This is the latest reimagining of the legendary and without doubt most iconic, eligible and rewarding pre-war race cars ever to exist – the Bugatti Type 35. Its been created by the talented guys over at Uedelhoven Studios, who are responsible for projects including the Koenigsegg Gemera, Hyundai Prophecy Concept and Audi AI-TRAIL quattro Concept vehicles.
The Bugatti Type 35 D began its futuristic life back some 5 years ago in 2015 when the German design and engineering company decided it was time to breath new life into the 1920s racer.
Whilst back in the day the Type 35 was a technical masterpiece, boasting an engine that could run at speeds of up to 6,000 rpm to power the eight pistons, the latest version has a more refined look and feel about its ‘low slung’ tenacious presence.
Drawing inspiration and obvious references from its elder brother, the Type 35 D is of lightweight construction and sleek in its design qualities although the wheels and tyres resemble a much wider 245/40/18 profile snuggly fitted onto modern alloy wheels.
The obligatory historic Bugatti ‘Macaron’ still resides to the top of the instantly recognisable horseshoe grille, albeit of alloy construction. The suspension is modern and independent with supporting arms and load-bearing points utilising alloy wherever possible in keeping with Ettore Bugatti’s constant strive for lightweight perfection.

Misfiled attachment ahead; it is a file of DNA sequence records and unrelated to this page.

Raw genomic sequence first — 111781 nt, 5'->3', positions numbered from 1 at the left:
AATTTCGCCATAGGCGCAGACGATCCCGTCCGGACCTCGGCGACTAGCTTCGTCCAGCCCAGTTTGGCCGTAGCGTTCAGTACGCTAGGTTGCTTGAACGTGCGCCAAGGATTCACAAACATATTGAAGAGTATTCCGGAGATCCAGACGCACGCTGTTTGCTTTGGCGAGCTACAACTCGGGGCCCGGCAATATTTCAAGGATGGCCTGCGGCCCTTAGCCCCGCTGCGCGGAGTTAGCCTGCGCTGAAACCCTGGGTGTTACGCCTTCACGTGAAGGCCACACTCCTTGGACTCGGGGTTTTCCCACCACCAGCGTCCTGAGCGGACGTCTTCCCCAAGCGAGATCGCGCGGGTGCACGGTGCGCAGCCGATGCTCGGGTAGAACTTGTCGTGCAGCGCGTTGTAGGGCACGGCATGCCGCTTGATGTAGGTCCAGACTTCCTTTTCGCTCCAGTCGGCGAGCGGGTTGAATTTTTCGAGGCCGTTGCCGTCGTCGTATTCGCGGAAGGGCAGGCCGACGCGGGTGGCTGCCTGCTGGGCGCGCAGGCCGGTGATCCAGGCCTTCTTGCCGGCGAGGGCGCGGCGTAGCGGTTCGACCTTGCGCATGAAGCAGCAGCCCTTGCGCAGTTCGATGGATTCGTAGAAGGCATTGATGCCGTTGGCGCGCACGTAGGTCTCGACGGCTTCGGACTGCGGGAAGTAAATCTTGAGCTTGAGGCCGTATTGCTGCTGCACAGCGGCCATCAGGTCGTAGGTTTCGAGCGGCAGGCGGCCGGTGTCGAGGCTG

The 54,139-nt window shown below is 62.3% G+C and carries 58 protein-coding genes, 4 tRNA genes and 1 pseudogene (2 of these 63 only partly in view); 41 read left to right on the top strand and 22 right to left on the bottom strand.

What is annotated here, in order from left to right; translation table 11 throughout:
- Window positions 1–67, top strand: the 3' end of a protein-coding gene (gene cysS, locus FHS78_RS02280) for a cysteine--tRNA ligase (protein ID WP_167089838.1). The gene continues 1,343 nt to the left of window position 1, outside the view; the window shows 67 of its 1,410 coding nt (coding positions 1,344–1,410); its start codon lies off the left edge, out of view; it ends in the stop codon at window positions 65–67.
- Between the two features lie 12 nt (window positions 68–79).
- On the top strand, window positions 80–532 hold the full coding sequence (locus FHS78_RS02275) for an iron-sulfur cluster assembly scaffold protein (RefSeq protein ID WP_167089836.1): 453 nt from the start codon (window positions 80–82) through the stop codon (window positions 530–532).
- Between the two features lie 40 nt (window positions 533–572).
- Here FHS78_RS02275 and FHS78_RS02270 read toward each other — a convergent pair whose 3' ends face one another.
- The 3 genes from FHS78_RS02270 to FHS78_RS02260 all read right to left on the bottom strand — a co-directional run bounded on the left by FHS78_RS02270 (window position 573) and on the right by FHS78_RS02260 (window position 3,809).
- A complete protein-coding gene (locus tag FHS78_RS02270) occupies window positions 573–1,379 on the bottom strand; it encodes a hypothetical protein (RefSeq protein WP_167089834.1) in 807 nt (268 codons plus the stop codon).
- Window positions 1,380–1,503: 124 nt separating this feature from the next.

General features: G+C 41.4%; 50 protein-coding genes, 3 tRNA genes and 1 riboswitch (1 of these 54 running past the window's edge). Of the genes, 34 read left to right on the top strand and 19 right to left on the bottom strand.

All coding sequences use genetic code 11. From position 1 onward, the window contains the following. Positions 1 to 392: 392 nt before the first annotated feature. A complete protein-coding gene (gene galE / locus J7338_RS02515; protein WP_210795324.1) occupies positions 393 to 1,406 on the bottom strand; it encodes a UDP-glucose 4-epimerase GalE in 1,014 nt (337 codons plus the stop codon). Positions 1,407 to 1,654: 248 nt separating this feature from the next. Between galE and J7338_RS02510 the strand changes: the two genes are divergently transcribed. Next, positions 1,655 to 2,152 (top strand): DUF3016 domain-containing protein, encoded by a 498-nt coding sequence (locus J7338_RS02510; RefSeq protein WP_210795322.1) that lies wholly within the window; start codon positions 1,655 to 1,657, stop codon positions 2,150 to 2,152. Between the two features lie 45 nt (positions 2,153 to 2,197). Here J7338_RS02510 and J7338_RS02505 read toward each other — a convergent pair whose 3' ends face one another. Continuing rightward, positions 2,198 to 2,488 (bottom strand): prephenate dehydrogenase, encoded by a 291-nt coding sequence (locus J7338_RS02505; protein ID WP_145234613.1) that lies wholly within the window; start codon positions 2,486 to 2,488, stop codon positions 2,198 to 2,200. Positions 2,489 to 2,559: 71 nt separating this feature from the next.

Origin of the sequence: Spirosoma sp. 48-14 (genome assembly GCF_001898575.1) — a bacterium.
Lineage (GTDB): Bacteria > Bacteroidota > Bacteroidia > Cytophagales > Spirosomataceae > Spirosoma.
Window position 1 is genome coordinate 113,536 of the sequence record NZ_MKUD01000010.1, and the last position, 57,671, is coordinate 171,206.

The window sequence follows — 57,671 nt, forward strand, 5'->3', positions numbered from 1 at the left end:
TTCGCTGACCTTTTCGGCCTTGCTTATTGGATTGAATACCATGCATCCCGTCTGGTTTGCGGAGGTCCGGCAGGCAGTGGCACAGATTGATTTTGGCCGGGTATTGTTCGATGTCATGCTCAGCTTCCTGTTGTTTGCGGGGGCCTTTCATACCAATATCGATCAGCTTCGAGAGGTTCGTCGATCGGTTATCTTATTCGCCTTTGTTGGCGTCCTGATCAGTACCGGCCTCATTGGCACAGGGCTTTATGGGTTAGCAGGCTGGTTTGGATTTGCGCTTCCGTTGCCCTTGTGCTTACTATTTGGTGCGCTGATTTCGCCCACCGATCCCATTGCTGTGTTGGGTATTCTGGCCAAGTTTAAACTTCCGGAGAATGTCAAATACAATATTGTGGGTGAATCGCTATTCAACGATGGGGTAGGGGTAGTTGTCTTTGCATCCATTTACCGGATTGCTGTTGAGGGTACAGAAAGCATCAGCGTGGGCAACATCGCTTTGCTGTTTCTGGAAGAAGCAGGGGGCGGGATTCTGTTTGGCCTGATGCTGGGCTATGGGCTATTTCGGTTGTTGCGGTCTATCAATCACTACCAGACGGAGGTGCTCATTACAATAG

The cockpit retains a simplistic design with hand stitched leather-clad seating area, steering wheel, centre console and door cards all dressed in light tan which compliments the usual Bugatti blue.
Type 35 D – Electric?
Early days saw the Type 35 beginning its life with a capacity of just 2.0 litres which at the time was one of the only cars capable of achieving such power. Thanks to other changes – such as using two carburettors instead of one – the car’s power increased to around 95 PS, which was transmitted by a wet multi-plate clutch.
The drive system in the first versions of the Type 35 was able to achieve speeds of over 190 km/h. The less expensive basic model, the 35A, was based on a 2.0-litre eight-cylinder engine with 75 PS. In its later iteration, the Type 35 B (which had a 2.3-litre eight-cylinder engine and compressor), the Bugatti’s power increased to up to 140 PS and its top speeds exceeded 215 km/h. As well as their incredible performance, the engines were primarily renowned for their reliability and endurance.
What will power the latest offering is yet to be decided but will probably (if it happens) resemble the Bugatti Baby system with its rear-wheel-drive battery-powered electric powertrain…
Images courtesy of Uedelhoven Studios.